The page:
Sax on the Web Forum banner

1 - 8 of 8 Posts

·
Registered
Joined
·
1 Posts
Discussion Starter #1
I inherited a Harry Pedler and sons sax. The model is American Triumph.

How do I determine the value of this instrument.
 

·
Administrator
Joined
·
13,994 Posts
Sylvester,

First of all welcome to the SOTW forum.

I moved your inquiry to the appropriate forum (from the SOTW SPAM WATCH THREAD to MISC. SAXOPHONE MANUFACTURERS), because it was in the wrong area for such questions, and because it would have received little to no attention there.

English born Harry Pedler made some excellent clarinets when the factory was still in his ownership. However Mr. Pedler retired in 1930, and the Pedler Instrument Company was sold to Martin Band Instrument Company. These horns are marked Harry Pedler Co. Elkhart IN. In 1958, Martin Co. sold the Pedler Co. to Selmer U.S.A. and I believe the name pretty much disappeared, at least the woodwind side of things.

Now Martin is one of my all time favorite Saxophone manufacturers, and those branded as such are top of the line. However when they acquired the Pedler name and factory, they turned the Pedler marked instruments into one of their entry level student product lines. These later Pedler products are not held in very high regard.

If your horn dates to the era of Harry himself, then you might have an interesting piece, if only from a collector's point of view.

I must admit that, although I own a few pre and post Martin takeover Pedler Clarinets, I have never seen or heard of a Pedler Saxophone.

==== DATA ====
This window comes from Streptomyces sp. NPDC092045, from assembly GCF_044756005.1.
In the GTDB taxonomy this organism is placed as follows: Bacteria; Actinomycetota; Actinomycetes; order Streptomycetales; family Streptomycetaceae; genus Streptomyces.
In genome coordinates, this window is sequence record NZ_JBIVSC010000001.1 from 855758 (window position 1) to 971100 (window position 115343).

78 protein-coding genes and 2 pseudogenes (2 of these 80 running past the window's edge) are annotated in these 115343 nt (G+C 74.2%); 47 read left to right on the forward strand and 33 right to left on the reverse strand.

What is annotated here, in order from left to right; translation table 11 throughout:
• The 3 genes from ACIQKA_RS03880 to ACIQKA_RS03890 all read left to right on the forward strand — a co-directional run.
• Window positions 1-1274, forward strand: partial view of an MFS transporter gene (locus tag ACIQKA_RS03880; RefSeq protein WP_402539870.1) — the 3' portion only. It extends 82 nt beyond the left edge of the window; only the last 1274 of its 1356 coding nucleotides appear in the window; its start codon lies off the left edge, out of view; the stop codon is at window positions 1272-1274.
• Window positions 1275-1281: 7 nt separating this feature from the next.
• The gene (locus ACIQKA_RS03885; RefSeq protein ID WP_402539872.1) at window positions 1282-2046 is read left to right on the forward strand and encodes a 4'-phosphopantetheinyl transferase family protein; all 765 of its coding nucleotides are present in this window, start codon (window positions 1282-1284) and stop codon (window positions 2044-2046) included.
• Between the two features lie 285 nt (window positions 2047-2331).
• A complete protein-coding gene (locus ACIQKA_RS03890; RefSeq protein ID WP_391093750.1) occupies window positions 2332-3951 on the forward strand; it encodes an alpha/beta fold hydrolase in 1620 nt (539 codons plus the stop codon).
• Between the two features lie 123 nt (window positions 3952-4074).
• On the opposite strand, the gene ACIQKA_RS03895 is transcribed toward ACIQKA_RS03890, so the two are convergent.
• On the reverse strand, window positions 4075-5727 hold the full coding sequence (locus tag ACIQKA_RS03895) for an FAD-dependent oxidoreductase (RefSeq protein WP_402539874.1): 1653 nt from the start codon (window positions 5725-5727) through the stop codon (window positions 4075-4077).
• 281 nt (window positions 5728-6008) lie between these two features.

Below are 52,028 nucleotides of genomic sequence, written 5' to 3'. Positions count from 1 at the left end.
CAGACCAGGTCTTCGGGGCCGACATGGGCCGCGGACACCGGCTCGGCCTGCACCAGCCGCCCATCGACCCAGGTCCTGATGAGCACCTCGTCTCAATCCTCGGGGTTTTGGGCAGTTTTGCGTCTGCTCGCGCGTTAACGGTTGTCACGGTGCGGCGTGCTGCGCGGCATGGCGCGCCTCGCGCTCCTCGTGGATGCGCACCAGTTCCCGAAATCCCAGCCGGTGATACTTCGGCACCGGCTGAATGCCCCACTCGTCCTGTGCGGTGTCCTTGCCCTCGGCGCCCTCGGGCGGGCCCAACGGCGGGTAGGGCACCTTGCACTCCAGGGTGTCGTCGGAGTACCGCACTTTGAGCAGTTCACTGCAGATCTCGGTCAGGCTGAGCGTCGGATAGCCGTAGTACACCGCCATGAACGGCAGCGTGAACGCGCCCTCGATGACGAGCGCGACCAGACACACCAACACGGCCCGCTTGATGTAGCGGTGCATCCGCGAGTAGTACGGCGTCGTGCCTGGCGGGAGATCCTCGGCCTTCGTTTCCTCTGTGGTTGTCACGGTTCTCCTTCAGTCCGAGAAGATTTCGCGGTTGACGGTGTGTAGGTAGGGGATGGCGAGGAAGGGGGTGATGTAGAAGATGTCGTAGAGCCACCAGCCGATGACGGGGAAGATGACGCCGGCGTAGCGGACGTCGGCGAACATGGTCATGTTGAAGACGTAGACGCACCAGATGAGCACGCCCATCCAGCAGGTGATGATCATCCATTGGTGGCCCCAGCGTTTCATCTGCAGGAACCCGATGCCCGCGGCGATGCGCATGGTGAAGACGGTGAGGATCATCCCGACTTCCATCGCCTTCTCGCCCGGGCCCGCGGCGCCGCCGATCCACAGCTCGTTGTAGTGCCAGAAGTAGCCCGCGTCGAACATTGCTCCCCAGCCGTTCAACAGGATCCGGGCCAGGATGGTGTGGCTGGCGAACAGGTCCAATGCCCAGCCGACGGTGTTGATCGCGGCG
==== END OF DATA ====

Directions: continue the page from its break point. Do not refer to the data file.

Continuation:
You might have some luck contacting this individual, who collects the Harry Pedler, pre Martin, metal clarinets:

taxijazz at sbcglobal dot net
 

·
Distinguished SOTW Member/Technician
Joined
·
21,140 Posts
The only Pedler saxes I have seen are similar to a Martin Committee. If your horn has soldered beveled tone holes and both of the bell keys on the left side, I suspect it is one of these.
 

·
Registered
Joined
·
2,963 Posts
I'm not sure if and when the quality of Pedler horns began to decline, but the company itself started to fail in the early 1950s, allegedly due to growing competition from imported horns. C.J. Thompson, Vice-President of the Harry Pedler Company, testified to the US Tariff Commission in 1952 that the company had operated at a loss the previous year because they were "'unable to compete with the imported woodwind instruments regardless of our modern machinery and the efficiency of our employees. . . .'" (Charles Vandeveer Reed, "A History of Band Instrument Manufacturing in Elkhart Indiana," 1953).
 

·
Registered
Joined
·
207 Posts
There’s a Pedler American Triumph alto that went up on eBay today ...
Which led me to finding this thread (from 2007) and the article I posted.
 
1 - 8 of 8 Posts
Top